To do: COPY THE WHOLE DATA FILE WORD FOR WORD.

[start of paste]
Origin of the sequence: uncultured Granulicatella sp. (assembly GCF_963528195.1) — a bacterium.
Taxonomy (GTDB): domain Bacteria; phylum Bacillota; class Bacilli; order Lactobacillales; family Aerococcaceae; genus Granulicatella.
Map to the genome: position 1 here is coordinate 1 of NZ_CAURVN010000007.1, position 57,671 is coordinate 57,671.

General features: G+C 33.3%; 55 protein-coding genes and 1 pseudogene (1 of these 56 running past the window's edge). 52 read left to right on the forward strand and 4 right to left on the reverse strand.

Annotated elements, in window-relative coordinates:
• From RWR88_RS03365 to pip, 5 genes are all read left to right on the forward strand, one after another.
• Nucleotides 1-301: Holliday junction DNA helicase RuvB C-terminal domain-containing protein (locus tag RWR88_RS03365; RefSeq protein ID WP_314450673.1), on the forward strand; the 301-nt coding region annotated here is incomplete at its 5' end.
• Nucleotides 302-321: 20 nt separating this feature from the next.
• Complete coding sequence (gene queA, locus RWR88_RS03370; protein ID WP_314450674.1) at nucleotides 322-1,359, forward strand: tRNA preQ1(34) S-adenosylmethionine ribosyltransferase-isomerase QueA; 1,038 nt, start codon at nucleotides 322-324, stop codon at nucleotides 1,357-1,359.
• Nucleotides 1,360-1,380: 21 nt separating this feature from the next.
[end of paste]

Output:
Origin of the sequence: uncultured Granulicatella sp. (assembly GCF_963528195.1) — a bacterium.
Taxonomy (GTDB): domain Bacteria; phylum Bacillota; class Bacilli; order Lactobacillales; family Aerococcaceae; genus Granulicatella.
Map to the genome: position 1 here is coordinate 1 of NZ_CAURVN010000007.1, position 57,671 is coordinate 57,671.

General features: G+C 33.3%; 55 protein-coding genes and 1 pseudogene (1 of these 56 running past the window's edge). 52 read left to right on the forward strand and 4 right to left on the reverse strand.

Annotated elements, in window-relative coordinates:
• From RWR88_RS03365 to pip, 5 genes are all read left to right on the forward strand, one after another.
• Nucleotides 1-301: Holliday junction DNA helicase RuvB C-terminal domain-containing protein (locus tag RWR88_RS03365; RefSeq protein ID WP_314450673.1), on the forward strand; the 301-nt coding region annotated here is incomplete at its 5' end.
• Nucleotides 302-321: 20 nt separating this feature from the next.
• Complete coding sequence (gene queA, locus RWR88_RS03370; protein ID WP_314450674.1) at nucleotides 322-1,359, forward strand: tRNA preQ1(34) S-adenosylmethionine ribosyltransferase-isomerase QueA; 1,038 nt, start codon at nucleotides 322-324, stop codon at nucleotides 1,357-1,359.
• Nucleotides 1,360-1,380: 21 nt separating this feature from the next.